Newspaper article St Louis Post-Dispatch (MO)

Russian Military Gets Tough New Leader Yeltsin's Security Chief Gains Ally, Influence

Newspaper article St Louis Post-Dispatch (MO)

Russian Military Gets Tough New Leader Yeltsin's Security Chief Gains Ally, Influence

Article excerpt

In a move underscoring Alexander Lebed's new Kremlin clout, President Boris Yeltsin named as defense minister a Lebed ally best known for ordering a bloody crackdown on a peaceful 1989 protest rally.

The appointment of Col. Gen. Igor Rodionov as defense minister ended a month of intense lobbying for the important job since Yeltsin fired Pavel Grachev in a shake-up related to Yeltsin's re-election campaign.

The appointment also strengthens the influence of Lebed, Yeltsin's new security chief, and disproves predictions that the retired general would be shunted aside after helping Yeltsin win re-election.

While Lebed did not get the broad powers in economic and social issues he was seeking after his own ascension to power last month, he clearly has Yeltsin's ear. "Alexander Lebed has again emerged as the winner," the ITAR-Tass news agency said.

Lebed had repeatedly endorsed Rodionov, 59, a fellow veteran of the Afghan war. In praising Yeltsin Wednesday for acting "wisely," Lebed described Rodionov as a "top professional, an elite general who combines practical and theoretical knowledge."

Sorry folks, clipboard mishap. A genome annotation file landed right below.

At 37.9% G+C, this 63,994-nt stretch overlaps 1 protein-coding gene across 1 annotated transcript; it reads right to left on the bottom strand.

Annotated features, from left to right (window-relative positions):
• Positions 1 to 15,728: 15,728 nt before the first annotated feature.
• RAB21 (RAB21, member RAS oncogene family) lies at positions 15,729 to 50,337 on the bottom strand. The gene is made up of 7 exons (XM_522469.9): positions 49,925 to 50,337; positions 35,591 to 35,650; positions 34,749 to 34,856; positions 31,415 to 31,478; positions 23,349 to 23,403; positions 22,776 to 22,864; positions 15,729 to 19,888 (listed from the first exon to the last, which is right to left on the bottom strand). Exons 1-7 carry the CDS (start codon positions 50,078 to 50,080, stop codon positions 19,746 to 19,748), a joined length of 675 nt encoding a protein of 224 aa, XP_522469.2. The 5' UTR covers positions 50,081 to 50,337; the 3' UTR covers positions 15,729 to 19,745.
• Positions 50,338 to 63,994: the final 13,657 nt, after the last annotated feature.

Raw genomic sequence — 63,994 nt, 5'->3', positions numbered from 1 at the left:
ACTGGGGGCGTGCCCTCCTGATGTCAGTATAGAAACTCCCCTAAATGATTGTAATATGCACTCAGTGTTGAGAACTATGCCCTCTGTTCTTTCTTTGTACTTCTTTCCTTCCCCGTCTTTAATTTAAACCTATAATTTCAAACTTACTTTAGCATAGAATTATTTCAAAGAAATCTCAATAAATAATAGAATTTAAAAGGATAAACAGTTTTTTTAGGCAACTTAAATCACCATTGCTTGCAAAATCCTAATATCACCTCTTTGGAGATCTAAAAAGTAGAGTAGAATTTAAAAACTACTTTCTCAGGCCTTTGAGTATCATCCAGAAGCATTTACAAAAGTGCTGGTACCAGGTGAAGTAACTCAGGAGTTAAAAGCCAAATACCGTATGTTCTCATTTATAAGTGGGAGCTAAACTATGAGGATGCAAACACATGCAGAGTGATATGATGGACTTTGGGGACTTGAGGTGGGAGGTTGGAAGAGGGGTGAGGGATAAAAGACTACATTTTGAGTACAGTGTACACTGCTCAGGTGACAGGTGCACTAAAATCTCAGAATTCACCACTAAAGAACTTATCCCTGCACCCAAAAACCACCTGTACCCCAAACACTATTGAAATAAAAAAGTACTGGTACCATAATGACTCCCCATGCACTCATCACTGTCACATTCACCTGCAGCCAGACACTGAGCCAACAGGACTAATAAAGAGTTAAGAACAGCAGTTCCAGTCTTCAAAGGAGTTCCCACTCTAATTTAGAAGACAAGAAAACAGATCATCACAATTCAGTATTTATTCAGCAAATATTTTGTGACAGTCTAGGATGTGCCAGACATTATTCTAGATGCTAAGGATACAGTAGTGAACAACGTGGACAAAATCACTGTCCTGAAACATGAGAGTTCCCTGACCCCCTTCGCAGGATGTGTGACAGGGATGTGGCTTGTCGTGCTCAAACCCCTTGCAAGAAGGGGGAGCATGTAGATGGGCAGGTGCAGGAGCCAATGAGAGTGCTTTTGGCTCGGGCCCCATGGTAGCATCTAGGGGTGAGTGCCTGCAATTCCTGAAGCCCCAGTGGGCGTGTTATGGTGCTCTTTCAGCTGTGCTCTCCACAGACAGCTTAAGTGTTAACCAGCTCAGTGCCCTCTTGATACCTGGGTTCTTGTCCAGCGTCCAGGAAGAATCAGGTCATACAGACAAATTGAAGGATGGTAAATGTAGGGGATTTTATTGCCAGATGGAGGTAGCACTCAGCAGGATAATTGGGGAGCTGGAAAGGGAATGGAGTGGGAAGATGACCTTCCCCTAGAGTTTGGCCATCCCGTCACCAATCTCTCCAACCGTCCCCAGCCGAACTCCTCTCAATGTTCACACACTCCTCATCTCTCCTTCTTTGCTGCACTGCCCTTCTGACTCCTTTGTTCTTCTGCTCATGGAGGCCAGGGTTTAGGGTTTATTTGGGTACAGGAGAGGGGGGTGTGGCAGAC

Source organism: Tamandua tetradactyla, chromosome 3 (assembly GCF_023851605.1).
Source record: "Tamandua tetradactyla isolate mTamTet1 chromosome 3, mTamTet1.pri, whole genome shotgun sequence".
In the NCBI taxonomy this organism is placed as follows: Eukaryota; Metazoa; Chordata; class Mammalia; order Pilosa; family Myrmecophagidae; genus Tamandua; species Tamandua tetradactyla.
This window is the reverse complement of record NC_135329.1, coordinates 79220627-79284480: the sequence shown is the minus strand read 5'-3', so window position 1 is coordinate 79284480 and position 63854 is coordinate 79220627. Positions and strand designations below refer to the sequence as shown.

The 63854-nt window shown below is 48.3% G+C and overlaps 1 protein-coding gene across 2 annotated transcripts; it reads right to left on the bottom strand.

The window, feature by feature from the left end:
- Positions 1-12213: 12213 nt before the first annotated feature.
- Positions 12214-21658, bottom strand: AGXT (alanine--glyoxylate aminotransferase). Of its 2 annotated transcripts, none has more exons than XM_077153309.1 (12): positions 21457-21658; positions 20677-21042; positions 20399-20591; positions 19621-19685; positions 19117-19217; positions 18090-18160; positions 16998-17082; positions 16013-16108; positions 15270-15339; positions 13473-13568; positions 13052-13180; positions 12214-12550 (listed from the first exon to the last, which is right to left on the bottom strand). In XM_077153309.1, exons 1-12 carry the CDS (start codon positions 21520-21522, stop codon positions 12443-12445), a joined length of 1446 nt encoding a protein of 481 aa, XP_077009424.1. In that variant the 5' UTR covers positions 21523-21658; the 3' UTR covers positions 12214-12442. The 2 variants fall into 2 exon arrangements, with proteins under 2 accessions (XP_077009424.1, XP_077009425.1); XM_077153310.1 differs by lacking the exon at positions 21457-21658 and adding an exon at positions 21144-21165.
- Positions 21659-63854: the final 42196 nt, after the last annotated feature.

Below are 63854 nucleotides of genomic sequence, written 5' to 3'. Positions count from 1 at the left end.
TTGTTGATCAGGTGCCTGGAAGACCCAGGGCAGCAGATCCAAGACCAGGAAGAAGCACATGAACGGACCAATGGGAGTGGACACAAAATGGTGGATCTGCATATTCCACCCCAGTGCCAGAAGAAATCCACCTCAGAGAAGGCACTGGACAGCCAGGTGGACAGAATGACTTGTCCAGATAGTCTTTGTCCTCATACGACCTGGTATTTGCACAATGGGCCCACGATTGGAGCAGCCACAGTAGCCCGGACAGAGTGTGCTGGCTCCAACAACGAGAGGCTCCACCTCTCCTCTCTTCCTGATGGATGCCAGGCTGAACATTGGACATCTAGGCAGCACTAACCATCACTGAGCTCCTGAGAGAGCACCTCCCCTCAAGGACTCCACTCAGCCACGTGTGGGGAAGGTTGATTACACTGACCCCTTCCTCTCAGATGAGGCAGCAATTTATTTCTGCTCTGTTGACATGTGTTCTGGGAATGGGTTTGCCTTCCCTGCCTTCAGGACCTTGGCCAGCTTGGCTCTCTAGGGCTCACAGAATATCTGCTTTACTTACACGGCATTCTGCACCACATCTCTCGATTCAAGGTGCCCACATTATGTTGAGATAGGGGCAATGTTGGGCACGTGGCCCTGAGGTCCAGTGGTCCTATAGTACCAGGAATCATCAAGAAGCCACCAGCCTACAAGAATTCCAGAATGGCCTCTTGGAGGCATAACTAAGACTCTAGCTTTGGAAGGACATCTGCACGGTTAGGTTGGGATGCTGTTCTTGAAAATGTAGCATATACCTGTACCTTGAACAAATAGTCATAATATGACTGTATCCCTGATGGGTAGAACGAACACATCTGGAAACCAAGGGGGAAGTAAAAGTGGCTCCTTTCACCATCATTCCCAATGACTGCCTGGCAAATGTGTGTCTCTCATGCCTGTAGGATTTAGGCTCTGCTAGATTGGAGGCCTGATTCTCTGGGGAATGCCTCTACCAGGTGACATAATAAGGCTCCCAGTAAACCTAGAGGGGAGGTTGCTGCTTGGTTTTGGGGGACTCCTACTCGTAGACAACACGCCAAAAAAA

Many observers suspect that Rodionov, known as a tough, no-nonsense commander, will pursue a military victory in Chechnya rather than a negotiated settlement.

He pledged on Wednesday to try to resolve the conflict in Chechnya. "We must sort out the situation in Chechnya, Tajikistan and Bosnia in order to take the necessary decisions there," he said.

In Chechnya, more than 30,000 people have been killed in 19 months of fighting. In the former Soviet republic and now nation of Tajikistan, he faces a conflict in which Russia leads peacekeeping forces.

Rodionov was born Dec. 1, 1936, graduated from the armored corps and general staff academies, and steadily rose through the military ranks. He was put in charge of the 40th army in Afghanistan in the mid-1980s and later was named commander of the Trans-Caucasian military district.

`Butcher Of Tbilisi'

His methods were called into question in the bloody suppression of a pro-independence rally in the Georgian capital of Tbilisi on April 9, 1989, when Soviet soldiers using shovels, clubs and poisonous chemicals killed 19 protesters. …

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